The Turkish military’s incursion into northwestern Syria creates a new dimension in the years-long crisis in Syria and highlights the conflict is “nowhere near ending,” an international affairs and security analyst told Sputnik.
The Turkish operation is nothing short of an effort to "cleanse" the Syrian city of Afrin from ethnic Kurds, security analyst Mark Sleboda told Sputnik.
"Turkey was candid," US Defense Secretary James Mattis said Sunday regarding Ankara's plan to lay siege to the US-backed Kurdish militia in Afrin. "They warned us before they launched [the airstrikes that] they were going to do it," Mattis told Reuters on a flight to Asia January 20.
Mattis did not disclose Washington's stance on the Turkish operation, except to point out that Turkey was the only NATO member with an ongoing insurgency inside its borders. "Turkey has legitimate security concerns," he said.
"The low-hanging fruit of ISIS [Daesh] has largely been defeated," Sleboda told Radio Spuntik's Loud & Clear on Monday, but the seven-year long crisis in Syria is "nowhere near ending."
The situation has resulted in a "three-way Mexican standoff," Sleboda said. The major parties consist of the allied Russian and Syrian governments; Turkey and aligned proxy groups including "what was once the Free Syrian Army, Ahrar al-Sham and Al-Qaeda's iteration, Hay'at Tahrir al-Sham, HTS;" and finally "the US and its proxy, the Syrian Democratic Forces," the analyst explained.
A recent plan to build a 30,000-strong "border force" to defend territory held by US-supported and Kurdish-led forces in Syria enraged Turkish President Recep Tayyip Erdogan. The Turkish leader vowed last Monday that Turkey would "strangle" any such group "before it's even born," Reuters reported.
"Evidently, the Russian and the Syrian governments went to Afrin and said: ‘If you'll raise the Syrian flag, allow the Syrian Army in and recognize that we're your government… then we can protect you.' The Kurds said no," Sleboda explained. "That was basically the green light Turkey needed" to start its military operation, he added.
Analyst have have pointed out how quickly the US left the side of Kurdish fighters who have "proven their effectiveness" in helping to "shred [the Daesh] caliphate in Syria," according to Mattis' description of the Kurds on Sunday.
"I can't get my head around how helpful Kurdish fighters were against [Daesh] compared to the Free Syrian Army and especially Turkey," Max Abrahms of the Council on Foreign Relations said Saturday, adding that the "Free Syrian Army has teamed up with Turkey to crush the Kurds in the name of counterterrorism. They should call this Operation Irony."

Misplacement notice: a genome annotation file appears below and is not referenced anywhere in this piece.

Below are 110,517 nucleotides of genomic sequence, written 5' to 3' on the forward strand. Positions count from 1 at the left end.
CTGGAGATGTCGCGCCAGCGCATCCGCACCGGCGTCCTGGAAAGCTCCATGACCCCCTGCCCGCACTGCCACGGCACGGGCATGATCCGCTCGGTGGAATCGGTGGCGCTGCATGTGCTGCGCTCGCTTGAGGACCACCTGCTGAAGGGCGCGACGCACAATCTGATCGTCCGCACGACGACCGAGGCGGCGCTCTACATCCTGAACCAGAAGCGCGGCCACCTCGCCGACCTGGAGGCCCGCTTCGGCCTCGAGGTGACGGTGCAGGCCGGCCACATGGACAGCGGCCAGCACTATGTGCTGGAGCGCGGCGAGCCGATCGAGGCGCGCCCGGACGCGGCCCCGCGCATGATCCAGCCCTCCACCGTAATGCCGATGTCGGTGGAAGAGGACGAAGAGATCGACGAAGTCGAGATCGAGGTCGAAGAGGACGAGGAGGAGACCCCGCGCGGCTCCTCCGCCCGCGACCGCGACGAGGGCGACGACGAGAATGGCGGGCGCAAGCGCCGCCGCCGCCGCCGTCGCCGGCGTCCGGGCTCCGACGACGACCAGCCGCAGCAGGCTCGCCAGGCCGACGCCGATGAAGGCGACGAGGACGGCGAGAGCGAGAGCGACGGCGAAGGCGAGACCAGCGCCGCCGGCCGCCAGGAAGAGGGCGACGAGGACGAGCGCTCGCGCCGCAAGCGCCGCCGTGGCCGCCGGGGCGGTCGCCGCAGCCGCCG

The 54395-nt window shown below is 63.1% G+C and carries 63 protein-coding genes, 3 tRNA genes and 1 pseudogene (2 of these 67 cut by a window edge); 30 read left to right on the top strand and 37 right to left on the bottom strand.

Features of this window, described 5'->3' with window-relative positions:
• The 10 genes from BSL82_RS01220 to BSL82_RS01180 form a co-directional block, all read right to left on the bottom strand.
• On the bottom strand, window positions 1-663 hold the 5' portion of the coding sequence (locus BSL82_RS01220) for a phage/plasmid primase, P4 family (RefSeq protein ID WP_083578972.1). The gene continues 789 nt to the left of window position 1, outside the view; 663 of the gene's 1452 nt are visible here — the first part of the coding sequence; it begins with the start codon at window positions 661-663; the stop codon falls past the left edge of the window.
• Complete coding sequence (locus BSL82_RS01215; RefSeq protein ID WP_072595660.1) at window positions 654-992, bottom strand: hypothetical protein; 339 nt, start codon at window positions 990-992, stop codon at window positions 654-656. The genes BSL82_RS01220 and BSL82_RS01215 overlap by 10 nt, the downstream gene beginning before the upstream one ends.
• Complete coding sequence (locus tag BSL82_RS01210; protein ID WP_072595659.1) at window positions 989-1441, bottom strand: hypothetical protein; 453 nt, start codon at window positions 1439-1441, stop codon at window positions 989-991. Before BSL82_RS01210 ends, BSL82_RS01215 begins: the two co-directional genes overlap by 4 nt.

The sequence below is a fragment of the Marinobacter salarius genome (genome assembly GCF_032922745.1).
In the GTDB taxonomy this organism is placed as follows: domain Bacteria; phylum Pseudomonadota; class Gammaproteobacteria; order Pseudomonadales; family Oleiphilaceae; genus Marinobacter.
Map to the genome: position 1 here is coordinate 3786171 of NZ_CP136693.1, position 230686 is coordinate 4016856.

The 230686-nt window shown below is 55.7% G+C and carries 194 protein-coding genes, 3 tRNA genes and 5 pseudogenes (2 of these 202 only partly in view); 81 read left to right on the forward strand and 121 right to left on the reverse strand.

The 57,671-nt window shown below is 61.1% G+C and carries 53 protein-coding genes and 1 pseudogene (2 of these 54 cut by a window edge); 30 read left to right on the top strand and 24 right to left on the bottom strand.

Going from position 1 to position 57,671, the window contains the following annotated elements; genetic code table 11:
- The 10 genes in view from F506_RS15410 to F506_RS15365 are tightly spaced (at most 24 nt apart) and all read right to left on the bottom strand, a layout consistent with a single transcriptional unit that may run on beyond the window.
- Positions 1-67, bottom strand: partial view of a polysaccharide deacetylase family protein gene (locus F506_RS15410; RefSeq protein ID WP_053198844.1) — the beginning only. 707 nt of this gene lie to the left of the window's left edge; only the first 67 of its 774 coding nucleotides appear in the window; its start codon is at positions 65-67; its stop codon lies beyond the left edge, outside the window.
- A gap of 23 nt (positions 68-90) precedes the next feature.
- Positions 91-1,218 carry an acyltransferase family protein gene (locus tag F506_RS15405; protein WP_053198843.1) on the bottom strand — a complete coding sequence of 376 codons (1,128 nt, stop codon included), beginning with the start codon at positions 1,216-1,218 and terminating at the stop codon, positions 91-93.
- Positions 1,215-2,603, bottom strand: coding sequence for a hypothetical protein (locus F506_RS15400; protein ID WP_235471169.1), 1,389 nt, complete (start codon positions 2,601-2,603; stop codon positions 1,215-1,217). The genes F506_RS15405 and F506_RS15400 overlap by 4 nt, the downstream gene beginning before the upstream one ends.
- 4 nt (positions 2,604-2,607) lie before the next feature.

Abrahms also observed the intriguing development that "Turkey wasn't pro-ISIS enough by allowing foreign fighters unfettered access in and out of Syria, so now Turkey is trying to destroy the best fighting force against ISIS."
Years of heavy investment in military equipment and technology in China’s People’s Liberation Army have resulted in a new electronic warfare aircraft that will be deployed for projecting power in the East and South China Seas, according to recent Chinese media reports.
"The main role of the electronic fighters is to obstruct the enemies' electronic jamming devices — for example, radar — to temporarily or permanently, if powerful enough, cover the surveillance devices and to hide our combat platforms' track," Song told the Global Times.
In 1999, a PLA officer described the 2.8 million-person military as being similar to a boxer plagued with "short arms and slow feet," in a RAND Corporation analysis of China. At the time, Beijing's army was described as "indisputably not a ‘peer-competitor' of the United States."
Since, China's leadership has invested an unprecedented level of resources into its navy, air force and general military technology capabilities. Nearly a decade later, China's military capabilities had advanced to become "anything but ‘short' or slow,'" due to new top-of-the-line Russian aircraft, surveillance assets in space, a sizeable inventory of ballistic missiles and an improving naval force, according to a study published for the US-China Economic and Security Review commission.